Lastly, the used microreactor that administers the FCS will be disposed of as trash (and will not be recycled). Consequently, the used microreactors are expected to be primarily land disposed (80.4%) and secondarily, incinerated (19.6%) based on disposal trends for municipal solid waste (MSW), as reported by the EPA. Because of EPA’s regulations governing landfills (40 CFR Part 258) and the marginal amount of waste that would be landfilled (as disclosed in a confidential attachment to the EA), the microreactors are not expected to result in substances introduced to land or water when disposed via landfill. Similarly, when combusted, the EA explains there is nothing to suggest the disposed microreactors would threaten a violation of 40 CFR 60, the regulations governing MSW combustion facilities (based on the composition of the microcreactors and their contents; as well as the marginal amount of waste the disposed microreactors comprise compared to all combusted MSW). The EA also considered the impact of greenhouse gas (GHG) emissions in a confidential attachment. According to information in the confidential attachment to the EA, total annual emissions of GHGs represented as carbon dioxide-equivalents (CO2-e) in metric tons (mT), are well below the 25,000 mT GHG EPA mandatory reporting threshold described in 40 CFR 98.2. Therefore, no significant impacts are expected from incineration of the FCS at MSW combustion facilities. Therefore, the disposal of used microreactors as MSW is not expected to significantly impact the environment. In sum, we do not expect a significant impact to the environment from the use of the FCS as specified in FCN 1764.

As indicated in the EA, we do not expect a net increase in the use of energy and resources from the use of the FCS, nor do we expect adverse environmental effects, which would necessitate alternative actions to that proposed in this FCN. The alternative of not approving the action proposed herein would result in the continued use of the antimicrobial materials which the FCS would otherwise replace; such action would have no new significant environmental impact. Furthermore, as the use and disposal of the FCS is not expected to result in significant adverse environmental impacts; mitigation measures are not identified.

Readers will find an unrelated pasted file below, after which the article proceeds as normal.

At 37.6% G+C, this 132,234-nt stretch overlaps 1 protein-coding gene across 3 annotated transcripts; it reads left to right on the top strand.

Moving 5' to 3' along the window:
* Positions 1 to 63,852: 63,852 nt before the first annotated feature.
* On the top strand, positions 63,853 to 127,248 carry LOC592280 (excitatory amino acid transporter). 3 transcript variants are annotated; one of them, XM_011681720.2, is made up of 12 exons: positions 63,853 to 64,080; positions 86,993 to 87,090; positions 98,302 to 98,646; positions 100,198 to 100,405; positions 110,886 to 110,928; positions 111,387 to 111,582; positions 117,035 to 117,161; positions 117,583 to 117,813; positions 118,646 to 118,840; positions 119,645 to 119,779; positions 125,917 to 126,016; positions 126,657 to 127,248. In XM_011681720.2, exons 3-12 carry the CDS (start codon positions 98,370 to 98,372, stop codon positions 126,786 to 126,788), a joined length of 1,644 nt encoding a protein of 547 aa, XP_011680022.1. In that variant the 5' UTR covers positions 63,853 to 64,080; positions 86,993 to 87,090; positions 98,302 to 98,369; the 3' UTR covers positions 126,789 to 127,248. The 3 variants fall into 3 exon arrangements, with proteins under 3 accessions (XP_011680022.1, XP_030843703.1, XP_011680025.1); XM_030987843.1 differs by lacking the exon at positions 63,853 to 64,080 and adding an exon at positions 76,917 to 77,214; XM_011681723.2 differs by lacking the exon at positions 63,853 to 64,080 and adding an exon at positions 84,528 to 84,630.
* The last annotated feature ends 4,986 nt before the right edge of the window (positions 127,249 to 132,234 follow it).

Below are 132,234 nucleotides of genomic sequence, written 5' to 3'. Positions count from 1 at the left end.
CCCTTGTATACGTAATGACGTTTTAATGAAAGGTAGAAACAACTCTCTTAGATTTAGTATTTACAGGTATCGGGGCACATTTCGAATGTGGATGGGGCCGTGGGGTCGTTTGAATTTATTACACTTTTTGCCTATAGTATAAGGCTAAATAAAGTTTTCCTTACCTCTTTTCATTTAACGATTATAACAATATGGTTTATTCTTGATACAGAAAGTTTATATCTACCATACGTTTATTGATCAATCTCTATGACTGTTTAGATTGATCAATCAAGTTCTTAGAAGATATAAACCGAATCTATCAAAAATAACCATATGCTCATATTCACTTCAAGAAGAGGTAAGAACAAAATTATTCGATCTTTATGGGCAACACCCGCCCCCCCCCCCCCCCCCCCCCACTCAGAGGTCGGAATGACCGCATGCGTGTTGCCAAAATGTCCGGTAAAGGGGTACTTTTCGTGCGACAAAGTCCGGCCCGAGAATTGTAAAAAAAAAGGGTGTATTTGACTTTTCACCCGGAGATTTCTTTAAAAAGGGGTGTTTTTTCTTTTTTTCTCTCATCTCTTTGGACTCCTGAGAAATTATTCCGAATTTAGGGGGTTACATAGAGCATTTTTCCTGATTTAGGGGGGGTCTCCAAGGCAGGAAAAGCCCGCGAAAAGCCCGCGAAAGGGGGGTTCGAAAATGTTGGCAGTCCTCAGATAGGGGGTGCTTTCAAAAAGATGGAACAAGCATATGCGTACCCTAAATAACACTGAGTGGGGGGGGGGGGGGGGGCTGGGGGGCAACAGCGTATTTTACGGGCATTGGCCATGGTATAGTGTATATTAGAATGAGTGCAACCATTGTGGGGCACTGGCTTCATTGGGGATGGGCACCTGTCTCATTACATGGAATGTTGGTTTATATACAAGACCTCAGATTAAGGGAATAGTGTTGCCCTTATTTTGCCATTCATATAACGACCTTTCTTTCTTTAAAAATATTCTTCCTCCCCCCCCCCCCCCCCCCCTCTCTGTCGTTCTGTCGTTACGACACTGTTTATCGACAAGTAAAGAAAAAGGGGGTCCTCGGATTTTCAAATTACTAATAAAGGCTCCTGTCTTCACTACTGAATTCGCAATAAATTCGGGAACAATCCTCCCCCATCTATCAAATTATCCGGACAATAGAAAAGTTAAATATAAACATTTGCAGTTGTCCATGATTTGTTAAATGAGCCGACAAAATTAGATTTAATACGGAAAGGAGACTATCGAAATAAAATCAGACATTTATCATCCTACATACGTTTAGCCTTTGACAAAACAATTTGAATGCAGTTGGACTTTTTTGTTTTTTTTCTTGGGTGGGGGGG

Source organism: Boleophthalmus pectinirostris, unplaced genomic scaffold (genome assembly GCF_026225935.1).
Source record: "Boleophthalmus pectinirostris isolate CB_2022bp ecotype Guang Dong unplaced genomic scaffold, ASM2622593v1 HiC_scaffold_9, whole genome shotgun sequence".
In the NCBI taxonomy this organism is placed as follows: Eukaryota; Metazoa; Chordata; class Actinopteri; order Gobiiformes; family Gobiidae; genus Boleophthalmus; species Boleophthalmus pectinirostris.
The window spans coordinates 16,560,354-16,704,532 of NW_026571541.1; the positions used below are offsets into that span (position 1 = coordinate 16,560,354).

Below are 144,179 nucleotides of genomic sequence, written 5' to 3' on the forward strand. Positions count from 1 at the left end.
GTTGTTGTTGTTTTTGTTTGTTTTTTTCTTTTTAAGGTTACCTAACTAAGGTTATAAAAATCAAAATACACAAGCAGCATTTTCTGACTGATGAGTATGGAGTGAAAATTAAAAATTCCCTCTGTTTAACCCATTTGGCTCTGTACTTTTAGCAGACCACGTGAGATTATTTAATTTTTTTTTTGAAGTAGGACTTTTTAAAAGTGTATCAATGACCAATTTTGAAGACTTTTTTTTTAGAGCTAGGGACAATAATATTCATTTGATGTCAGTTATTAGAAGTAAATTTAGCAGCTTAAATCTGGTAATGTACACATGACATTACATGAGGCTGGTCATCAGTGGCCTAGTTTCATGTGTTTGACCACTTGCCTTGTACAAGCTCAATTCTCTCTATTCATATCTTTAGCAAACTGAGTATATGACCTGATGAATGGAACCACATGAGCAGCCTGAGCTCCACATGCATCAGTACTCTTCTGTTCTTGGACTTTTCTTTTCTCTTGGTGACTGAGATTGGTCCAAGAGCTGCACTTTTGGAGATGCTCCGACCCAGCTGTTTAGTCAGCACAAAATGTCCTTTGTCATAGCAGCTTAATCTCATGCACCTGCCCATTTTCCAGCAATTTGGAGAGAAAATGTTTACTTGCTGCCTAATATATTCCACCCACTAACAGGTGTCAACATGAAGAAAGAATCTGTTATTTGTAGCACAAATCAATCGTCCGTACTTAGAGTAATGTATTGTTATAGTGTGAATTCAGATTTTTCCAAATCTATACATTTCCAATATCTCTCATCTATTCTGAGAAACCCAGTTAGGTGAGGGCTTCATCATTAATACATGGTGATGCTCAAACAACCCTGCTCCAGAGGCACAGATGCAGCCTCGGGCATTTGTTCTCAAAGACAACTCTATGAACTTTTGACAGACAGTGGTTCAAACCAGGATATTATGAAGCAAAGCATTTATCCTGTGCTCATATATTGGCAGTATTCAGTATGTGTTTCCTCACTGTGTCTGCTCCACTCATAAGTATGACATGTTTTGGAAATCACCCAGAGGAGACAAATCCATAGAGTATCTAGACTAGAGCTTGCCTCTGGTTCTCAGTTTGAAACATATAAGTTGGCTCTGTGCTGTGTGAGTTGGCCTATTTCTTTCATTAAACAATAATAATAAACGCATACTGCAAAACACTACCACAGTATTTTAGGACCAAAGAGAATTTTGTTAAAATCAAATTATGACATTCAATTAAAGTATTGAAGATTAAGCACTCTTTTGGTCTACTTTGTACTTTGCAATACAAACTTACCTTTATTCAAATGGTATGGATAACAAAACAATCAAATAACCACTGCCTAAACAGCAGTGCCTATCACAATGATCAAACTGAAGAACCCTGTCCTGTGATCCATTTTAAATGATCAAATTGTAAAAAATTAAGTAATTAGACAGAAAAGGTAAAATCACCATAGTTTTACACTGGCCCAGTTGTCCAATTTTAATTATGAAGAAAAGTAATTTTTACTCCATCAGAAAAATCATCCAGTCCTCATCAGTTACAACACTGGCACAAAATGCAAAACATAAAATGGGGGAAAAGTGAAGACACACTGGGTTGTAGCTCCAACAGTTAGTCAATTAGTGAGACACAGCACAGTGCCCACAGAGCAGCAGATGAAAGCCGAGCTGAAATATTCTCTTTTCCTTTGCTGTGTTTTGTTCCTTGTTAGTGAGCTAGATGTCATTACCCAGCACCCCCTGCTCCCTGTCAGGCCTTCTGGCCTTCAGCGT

As evaluated in the EA, the use of the FCS, as described in FCN 1764, as an antimicrobial agent used to fumigate fruits and vegetables, including raw agricultural commodities at a level not to exceed 3 ppm residual in the air, will not significantly affect the quality of the human environment; therefore, an EIS will not be prepared.

Prepared by __________________________________________Date: digitally signed 07-19-2017
Sarah C. Winfield
Biologist
Office of Food Additive Safety
Center for Food Safety and Applied Nutrition
Food and Drug Administration

Approved by __________________________________________Date: digitally signed 07-19-2017
Mariellen Pfeil
Biologist / Acting Lead, Environmental Review Team
Office of Food Additive Safety
Center for Food Safety and Applied Nutrition
Food and Drug Administration


U.S. Food and Drug Administration Revision Sheet for the April 4, 2017 EA for FCN 1764

Dated: July 19, 2017

U.S. Food and Drug Administration (FDA) in its review of the Environmental Assessment (EA) of April 4, 2017 for Food Contact Notification (FCN) 1764 concluded that the action will not constitute a significant environmental impact. The revision is issued to make a minor change and update of an editorial nature that should be acknowledged, while not making any substantive changes to the EA. This revision does not impact our Finding of No Significant Impact (FONSI).

The revision is necessary to explain the following:

Under Item 8 of the EA, on page 13, the EA does not provide the complete mathematical units conversion of ppm to μg/g. Therefore, the fully described mathematical conversion is shown below:

3 ppm ClO2 = 3 μg ClO2/1 g ClO2 * 1 mg ClO2/1000 μg ClO2 * 67.45 g ClO2/mol ClO2 * mol ClO2/24.45 L = 8.28x10-3 mg/L ClO2